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#1667: U.N. mission to Haiti faces transition to building nation... (fwd)


Published Sunday, January 2, 2000, in the Miami Herald 
U.N. mission to Haiti faces transition to building nation, aiding


 The latest United Nations mission to Haiti will find itself negotiating
not only the complexities of the country but the intricacies of the U.N.
bureaucracy as its emphasis shifts from peacekeeping to nation-building
and its mandate from the Security Council to the General Assembly.
 Approved by the U.N. General Assembly Dec. 17, the International
Civilian Support Mission in Haiti -- MICAH by its French initials -- has
yet to exist, but already is confronted with a dual March deadline: the
March 15 expiration of the current mission and Haiti's scheduled
 March 19 first-round parliamentary and local elections. Four to five
weeks have been lost, the result of negotiations over funding and delays
due to the holiday season, according to Ambassador Michel Duval,
Canada's deputy permanent U.N. representative, who essentially functions
as the point man on Haiti for the ''Friends of Haiti.'' The ''Friends''
include Canada, the United States, France, Venezuela, Argentina and
Chile, the countries most directly involved with the Haitian situation.
 ''So nothing is going to get done before mid-January,'' Duval said. At
that time, he will be part of a U.N. delegation from New York scheduled
to visit Haiti to confer with U.N. officials there to assess staffing
and other elements of the mission. ''I hope things will move faster now
that we have the legislative authority [of the General Assembly], but
there are still some problems to be solved,'' Duval said. Among them are
reconciling the objectives of the new mission -- which will operate
under the UN's Department of Political Affairs -- with the current
Civilian Police Mission in Haiti (MIPONUH) -- which operates under its
Peacekeeping Department. ''Natural hurdles do exist,'' Duval
acknowledged. ''You have an existing mission and you want to build a new
one. . . . You will have two competing objectives . . . to complete the
task of MIPONUH . . . but for us the construction of the new
 mission is the new objective. . . . We need to find the right
personnel. It is never easy. . . . The recruitment will start


 Duval said he believes the new mission will be able to begin operations
in March but admitted the schedule is so tight there is little room for
new problems. He also doubts that its mandate will be extended after its
scheduled expiration on Feb. 6, 2001. In fact, the new mission will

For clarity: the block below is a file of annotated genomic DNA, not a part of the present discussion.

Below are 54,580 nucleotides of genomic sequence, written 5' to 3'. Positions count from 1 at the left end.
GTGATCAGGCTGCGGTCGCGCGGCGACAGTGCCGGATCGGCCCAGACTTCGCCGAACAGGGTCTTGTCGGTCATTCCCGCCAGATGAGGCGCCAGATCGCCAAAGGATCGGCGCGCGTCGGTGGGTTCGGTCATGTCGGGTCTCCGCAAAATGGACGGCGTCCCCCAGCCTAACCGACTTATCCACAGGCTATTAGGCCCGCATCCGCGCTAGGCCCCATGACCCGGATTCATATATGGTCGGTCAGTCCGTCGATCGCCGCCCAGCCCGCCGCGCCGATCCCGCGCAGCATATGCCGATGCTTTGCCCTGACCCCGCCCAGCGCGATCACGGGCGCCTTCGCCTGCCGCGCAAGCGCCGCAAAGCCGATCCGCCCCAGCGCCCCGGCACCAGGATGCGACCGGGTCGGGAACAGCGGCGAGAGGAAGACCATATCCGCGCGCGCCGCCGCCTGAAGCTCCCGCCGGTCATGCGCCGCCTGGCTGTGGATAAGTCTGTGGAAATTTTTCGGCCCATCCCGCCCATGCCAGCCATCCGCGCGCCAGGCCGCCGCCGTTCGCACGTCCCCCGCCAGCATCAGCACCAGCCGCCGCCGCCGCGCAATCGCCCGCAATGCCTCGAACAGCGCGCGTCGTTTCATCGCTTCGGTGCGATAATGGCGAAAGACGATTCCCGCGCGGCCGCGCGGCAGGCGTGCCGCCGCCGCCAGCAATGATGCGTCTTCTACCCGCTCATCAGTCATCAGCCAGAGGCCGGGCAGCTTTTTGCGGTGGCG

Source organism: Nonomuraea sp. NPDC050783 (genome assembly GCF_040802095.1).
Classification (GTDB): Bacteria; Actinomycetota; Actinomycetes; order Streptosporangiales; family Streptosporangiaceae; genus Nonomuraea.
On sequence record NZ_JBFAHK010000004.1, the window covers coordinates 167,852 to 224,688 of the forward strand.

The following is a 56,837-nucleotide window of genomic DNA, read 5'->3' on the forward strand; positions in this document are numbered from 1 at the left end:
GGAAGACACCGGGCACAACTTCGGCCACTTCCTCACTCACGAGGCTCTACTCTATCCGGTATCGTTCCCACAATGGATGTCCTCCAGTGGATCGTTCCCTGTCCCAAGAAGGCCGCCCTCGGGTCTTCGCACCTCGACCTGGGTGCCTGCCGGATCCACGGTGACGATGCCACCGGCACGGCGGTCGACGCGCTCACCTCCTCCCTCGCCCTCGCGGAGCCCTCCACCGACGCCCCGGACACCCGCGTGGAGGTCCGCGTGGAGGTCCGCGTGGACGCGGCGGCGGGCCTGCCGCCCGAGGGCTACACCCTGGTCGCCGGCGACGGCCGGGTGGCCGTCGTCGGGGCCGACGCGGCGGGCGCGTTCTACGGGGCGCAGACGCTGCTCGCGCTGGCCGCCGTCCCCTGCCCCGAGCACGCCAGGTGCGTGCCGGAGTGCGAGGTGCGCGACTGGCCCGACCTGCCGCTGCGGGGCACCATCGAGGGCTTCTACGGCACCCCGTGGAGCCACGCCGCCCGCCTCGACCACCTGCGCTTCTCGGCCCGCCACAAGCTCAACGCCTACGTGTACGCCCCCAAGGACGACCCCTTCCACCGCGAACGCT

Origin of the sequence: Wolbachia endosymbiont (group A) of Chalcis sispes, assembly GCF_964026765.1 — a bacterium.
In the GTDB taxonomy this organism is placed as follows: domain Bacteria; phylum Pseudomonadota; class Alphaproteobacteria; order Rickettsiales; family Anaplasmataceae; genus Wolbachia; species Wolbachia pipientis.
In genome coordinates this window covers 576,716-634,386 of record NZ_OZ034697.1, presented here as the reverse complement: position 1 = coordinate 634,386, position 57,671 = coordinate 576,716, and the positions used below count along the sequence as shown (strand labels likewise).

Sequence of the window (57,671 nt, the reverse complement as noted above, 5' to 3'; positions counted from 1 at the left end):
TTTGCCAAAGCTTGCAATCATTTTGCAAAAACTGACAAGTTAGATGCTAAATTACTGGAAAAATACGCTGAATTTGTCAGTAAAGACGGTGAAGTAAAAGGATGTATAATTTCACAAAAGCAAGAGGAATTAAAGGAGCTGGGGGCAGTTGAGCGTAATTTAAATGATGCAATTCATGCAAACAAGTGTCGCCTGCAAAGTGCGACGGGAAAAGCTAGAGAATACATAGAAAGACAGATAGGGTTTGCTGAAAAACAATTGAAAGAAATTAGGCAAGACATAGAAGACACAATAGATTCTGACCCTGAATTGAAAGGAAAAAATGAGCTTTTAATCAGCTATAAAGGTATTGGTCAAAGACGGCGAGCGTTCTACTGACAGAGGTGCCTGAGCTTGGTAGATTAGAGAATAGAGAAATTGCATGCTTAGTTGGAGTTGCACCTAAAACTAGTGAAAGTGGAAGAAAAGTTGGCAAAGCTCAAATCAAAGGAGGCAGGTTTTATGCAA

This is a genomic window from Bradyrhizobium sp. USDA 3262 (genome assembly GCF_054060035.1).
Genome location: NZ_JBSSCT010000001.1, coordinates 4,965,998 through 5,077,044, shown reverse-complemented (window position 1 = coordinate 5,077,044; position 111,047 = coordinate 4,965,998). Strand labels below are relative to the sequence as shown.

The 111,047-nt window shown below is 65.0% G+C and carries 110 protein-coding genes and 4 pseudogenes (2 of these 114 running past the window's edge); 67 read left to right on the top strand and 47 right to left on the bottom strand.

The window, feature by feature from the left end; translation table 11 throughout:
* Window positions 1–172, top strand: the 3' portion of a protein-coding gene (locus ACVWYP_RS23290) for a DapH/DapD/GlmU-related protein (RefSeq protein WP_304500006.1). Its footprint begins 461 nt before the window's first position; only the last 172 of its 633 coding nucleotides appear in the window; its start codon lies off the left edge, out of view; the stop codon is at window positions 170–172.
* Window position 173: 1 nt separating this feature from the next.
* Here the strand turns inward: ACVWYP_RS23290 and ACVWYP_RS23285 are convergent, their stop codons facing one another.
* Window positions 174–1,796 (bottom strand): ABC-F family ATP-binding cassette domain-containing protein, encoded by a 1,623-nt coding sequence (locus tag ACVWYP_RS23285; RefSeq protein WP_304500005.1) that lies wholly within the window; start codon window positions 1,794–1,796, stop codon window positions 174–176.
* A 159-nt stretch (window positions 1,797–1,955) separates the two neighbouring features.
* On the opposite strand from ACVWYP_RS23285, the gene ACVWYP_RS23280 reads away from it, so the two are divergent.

combine two existing missions -- the civilian police advisory group,
which numbers about 280, including 145 Argentine gendarmes, and a joint
UN/Organization of American States human rights monitoring mission
 of about 60. The new mission's focus will be on police, human rights
and justice. Many of the 100-plus mission members are expected to be
drawn from the two existing missions. The mission's immediate challenge,
Duval said, ''will be the elections and if they take place and if we see
a new government, a constitutional one, in place.'' That, he said, would
energize the new mission. Haiti observers say the first-round elections
may be delayed by a few weeks beyond the scheduled date of March 19. The
international community apparently considers it essential, however, that
they be held in time for a new Parliament to convene by early June.
 There has been no Parliament since January 1999, when President Rene
Preval effectively dissolved it by declaring an end of its term. There
has been no constitutionally functioning government since June 1997,
when Prime Minister Rosny Smarth resigned in protest over disputed
parliamentary elections.


 Candidate registration for the upcoming elections ended in December,
with a multitude of contenders signing up for all offices in a
last-minute rush after restrictions were lifted. The next big test
starts Jan. 10 when registration of an estimated 4.5 million eligible
voters begins. Duval calls the elections essential, not only for Haitian
democracy but for the country's development. More than $500 million in
development assistance has been held up by the lack of a Parliament or a
constitutional government. ''Without a government, you cannot have
[economic] development,'' Duval said. ''The new mission will not be able
to achieve it's objectives. You need a government, you need ministers
that are going to decide laws to be adopted and then implemented by the
Parliament. I think the Haitians realize this as well. The other element
is what kind of commitment we will get from the Haitians . . . 

 ''It all has to come together. It is not something foreigners can
impose . . . There are basic constitutional needs that they have to
meet. It has to come in the year 2000, otherwise we might find ourselves
not only without ministers . . . [but] without a Parliament, without a
Senate. . . . We could find ourselves without a president.''